TRIPOLI: NATO said on Saturday it had bombed three satellite dishes in Tripoli to stop “terror broadcasts” by Libyan leader Muammar Qaddafi, but state television remained on the air.
“A few hours ago NATO conducted a precision airstrike that disabled three ground-based Libyan state TV satellite transmission dishes in Tripoli,” NATO spokesman Colonel Roland Lavoie said.
A video of his statement was distributed by NATO’s press service under the headline “NATO silences Qaddafi’s terror broadcasts”.
But Libyan television continued to broadcast, and early on Saturday was showing a repeat of a political talk show from the previous evening.
A NATO official, contacted for comment, referred Reuters to the alliance’s website, where Lavoie’s statement appeared under a less bold headline: “NATO strikes Libyan state TV satellite facility”.
NATO has been bombing Libyan targets since March, when it intervened under a United Nations mandate to protect civilians from Qaddafi’s forces as he fights to crush an uprising against his 41-year rule.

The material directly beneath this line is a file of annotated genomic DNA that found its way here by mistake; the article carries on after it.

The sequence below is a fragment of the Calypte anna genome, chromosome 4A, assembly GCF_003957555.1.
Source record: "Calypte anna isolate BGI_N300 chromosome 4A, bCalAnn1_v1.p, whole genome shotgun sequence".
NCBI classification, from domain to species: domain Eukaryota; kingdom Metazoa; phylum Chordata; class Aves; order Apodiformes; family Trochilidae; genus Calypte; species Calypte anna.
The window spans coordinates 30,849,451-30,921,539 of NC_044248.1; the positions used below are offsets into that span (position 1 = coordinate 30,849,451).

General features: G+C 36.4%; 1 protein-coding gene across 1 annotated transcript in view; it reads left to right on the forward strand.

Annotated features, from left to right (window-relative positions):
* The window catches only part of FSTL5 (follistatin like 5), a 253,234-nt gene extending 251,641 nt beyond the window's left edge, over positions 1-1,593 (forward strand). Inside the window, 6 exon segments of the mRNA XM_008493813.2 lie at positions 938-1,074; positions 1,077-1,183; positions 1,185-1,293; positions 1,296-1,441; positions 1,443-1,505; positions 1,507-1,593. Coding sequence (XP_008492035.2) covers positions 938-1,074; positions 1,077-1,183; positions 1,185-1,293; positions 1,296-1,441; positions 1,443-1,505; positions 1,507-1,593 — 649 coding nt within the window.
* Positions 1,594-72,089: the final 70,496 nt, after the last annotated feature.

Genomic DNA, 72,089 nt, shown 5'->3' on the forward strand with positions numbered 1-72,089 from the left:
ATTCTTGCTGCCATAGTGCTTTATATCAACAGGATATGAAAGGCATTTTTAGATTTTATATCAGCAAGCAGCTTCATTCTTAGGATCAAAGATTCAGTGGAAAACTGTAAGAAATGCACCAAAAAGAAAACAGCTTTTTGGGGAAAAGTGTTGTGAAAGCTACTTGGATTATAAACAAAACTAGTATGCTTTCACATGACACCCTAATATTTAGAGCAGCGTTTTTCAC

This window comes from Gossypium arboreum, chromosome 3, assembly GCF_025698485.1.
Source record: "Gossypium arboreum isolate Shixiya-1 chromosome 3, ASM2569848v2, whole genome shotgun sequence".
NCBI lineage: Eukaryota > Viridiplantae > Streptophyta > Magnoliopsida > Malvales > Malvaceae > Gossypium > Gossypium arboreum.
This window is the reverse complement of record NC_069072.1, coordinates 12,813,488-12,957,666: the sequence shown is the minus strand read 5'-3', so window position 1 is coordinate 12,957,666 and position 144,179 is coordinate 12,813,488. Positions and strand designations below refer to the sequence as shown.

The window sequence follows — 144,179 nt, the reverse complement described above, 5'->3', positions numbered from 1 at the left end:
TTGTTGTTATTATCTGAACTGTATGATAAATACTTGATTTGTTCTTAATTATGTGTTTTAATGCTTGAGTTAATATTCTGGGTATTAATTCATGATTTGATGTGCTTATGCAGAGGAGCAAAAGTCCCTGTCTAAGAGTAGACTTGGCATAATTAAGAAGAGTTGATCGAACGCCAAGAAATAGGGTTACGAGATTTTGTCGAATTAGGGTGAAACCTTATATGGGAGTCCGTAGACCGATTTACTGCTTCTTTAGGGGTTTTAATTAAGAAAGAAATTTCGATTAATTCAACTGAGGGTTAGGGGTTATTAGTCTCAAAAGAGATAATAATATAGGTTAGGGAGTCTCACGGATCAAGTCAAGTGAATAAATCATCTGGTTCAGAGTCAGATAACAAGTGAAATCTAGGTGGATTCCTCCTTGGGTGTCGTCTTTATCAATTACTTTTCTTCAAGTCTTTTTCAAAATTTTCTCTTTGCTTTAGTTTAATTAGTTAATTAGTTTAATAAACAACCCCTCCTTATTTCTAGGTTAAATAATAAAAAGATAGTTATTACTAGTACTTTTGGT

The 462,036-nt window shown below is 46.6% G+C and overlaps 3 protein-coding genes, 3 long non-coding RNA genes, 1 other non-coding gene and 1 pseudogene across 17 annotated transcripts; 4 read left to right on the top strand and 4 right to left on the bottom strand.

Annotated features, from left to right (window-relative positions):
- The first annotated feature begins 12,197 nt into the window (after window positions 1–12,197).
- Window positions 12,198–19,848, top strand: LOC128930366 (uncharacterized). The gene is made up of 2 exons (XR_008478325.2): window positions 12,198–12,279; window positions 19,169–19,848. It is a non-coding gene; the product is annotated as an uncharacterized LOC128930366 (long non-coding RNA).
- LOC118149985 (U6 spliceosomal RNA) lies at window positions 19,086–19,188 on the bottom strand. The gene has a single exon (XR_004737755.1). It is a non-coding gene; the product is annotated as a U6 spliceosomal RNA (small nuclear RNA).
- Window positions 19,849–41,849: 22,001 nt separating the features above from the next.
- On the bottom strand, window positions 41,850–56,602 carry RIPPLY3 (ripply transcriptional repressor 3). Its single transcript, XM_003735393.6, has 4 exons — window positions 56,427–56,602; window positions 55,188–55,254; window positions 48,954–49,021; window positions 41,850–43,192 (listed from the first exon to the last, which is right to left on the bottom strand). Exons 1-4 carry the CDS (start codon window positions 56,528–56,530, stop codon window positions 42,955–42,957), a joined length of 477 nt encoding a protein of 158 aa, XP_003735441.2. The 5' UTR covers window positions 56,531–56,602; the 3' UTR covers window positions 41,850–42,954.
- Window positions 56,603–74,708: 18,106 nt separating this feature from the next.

Lavoie said the bombing of the satellite dishes was in line with that mission.
“Our intervention was necessary as TV was being used as an integral component of the regime apparatus designed to systematically oppress and threaten civilians and to incite attacks against them,” he said.
Several explosions had rocked Tripoli late on Friday evening and state television said then that airstrikes had hit civilian targets, though this was impossible to verify.
Lavoie said NATO had acted after careful planning to minimise the risk of casualties or long-term damage to television transmission capabilities, and was now in the process of assessing the effect of the strike.
“Striking specifically these critical satellite dishes will reduce the regime’s ability to oppress civilians while at the same time preserving television broadcast infrastructure that will be needed after the conflict,” he said.
Leading NATO members including the United States, Britain and France have demanded that Qaddafi leave power and recognized the rebels as the legitimate representatives of the Libyan people.